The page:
In Italy, Spain, Portugal, Egypt, and Algiers, where the climate is not very dissimilar to that of South Australia, but where the water supply is more abundant than it is here, no water is allowed to run to waste. In Italy, Spain, and Portugal irrigation works are undertaken by the State, or official organizations subordinate to the State. There is a regular tariff for the supply of water, and a charge for the construction of necessary works, which form together an important source of revenue, for no occupier of land will allow a good supply of water to pass his tenure unused.
We hear of the luxuriousness of Italian and Spanish fruits, and many think that ours suffer in comparison with them. Where the soil is neglected such may be the case, but where water is used in their cultivation, as it ought to be, ours are incomparably better, because after all we have more settled seasons and a fresher soil. The preservation of water is not so difficult or expensive as may be generally imagined.
Large quantities of stiff clay are not everywhere obtainable, but in most places argillaceous soils sufficiently tenacious to keep in water may be found. Hollows sunk in the corners of sections and roughly puddled with clay can be made at the mere price of excavation and the cost of leading drains to carry the standing or wasting waters into them at an insignificant price per rod.
At an outlay of £20 in average cases a tank capable of holding 30,000 gallons could be constructed, and if in dry seasons a wheat grower could restore to the soil only four of the inches of rain per acre (90,584 gallons) which now run to waste uncared for and unregarded, the yield of our wheat crops might be increased from an average raging from 5 to 14 bushels to one running between 20 and 25. In the agricultural districts which lie in or near to hilly country the process of water preservation is quite as easy, and certainly would be more reproductive in its results.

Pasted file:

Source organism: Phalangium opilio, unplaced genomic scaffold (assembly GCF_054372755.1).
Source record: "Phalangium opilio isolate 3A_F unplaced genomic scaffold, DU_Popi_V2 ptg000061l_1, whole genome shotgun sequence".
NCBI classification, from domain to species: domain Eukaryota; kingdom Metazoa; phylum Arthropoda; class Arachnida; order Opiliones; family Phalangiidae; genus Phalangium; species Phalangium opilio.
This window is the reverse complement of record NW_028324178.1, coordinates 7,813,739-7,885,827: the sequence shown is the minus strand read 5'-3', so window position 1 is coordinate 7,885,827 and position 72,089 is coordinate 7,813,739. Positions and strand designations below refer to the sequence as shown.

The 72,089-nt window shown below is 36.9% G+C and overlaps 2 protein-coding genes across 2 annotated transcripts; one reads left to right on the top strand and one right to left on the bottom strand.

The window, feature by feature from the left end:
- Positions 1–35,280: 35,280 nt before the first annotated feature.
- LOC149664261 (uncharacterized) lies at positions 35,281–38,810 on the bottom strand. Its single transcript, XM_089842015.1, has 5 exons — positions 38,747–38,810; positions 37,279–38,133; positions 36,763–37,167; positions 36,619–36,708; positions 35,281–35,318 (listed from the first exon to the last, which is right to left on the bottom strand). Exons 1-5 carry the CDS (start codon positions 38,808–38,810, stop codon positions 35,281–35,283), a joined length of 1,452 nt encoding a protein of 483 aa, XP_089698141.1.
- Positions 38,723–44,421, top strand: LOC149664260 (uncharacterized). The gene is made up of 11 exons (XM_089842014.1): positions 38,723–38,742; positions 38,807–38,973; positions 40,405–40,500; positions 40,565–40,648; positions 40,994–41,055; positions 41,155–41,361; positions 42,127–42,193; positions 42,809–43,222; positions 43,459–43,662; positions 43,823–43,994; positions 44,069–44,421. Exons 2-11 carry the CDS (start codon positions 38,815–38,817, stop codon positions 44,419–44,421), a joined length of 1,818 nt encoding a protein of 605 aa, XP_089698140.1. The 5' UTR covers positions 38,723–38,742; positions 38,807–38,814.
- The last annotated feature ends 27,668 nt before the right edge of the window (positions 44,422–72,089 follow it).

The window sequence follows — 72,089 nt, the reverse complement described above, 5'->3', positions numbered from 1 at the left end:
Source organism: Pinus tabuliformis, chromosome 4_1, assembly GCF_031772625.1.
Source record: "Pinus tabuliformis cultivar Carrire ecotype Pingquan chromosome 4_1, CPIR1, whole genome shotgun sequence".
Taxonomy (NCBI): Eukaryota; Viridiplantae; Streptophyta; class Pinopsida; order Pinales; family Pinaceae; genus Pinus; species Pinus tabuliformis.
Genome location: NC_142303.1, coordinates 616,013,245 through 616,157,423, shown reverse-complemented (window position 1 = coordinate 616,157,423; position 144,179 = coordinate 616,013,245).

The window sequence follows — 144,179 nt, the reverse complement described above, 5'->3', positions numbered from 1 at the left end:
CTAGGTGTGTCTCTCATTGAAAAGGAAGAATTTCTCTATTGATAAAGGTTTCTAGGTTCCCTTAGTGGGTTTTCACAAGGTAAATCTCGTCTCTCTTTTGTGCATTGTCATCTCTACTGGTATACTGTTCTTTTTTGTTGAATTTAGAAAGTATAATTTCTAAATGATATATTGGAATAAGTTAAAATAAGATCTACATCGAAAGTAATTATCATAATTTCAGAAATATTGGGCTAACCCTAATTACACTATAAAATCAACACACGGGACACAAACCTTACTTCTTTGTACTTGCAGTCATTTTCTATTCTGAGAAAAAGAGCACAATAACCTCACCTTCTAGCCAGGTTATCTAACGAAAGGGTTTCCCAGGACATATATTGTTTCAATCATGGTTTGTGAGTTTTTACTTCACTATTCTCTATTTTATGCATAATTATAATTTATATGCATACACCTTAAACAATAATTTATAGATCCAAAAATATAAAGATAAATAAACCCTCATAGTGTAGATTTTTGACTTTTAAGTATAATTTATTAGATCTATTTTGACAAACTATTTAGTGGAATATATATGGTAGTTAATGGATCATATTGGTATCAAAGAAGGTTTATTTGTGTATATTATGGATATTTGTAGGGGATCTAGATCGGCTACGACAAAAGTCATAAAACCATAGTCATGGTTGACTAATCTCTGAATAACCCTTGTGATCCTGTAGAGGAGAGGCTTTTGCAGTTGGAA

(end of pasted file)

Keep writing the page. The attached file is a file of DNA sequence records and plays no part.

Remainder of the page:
In Spain and Italy they dam up the gullies which open on to plains. The dams are fitted with overflow drains and with sluices—the former to guard against the washing away of the dams by the floods which rise in the ravines from sudden storms; the latter to regulate the supply of water to the lands which border the hills during those times when irrigation is needful. Such simple expedients as these are systematically neglected in South Australia.
The Government, which should look for the best price possible for the rent of pastoral lands, neither enforces nor encourages the preservation of water on the runs. They have not considered the conservation of a large water supply as an improvement of lands under the credit system, and they have never considered the question of irrigation as a policy or a part of a policy.
Beyond ail doubt such an enterprise, or rather such a means of increasing the producing powers of lands still under the control of the Crown, is as much a necessity as railways. Indeed it would help to make traffic in places where at present a large transport business is somewhat problematical. At all events it would help in some degree to equalise the effects of the seasons, which do in one year as much damage as the colony can recover in three or four.
Although the author of this article made some valid points, there was a lot more to this problem than he was aware of. Among them was that most people still believed that ‘rain would follow the plough’. Almost all pastoral land was on leasehold. Overstocking was often used to make up for previous losses. Farmers bought their land on credit and had to clear it first before they could put in a crop. Most didn’t have the money or manpower to build these kinds of structures after a very poor or moderate harvest. It was also at this time that Goyder’s Line of rainfall was considered as nonsense and the government more than willing to sell land.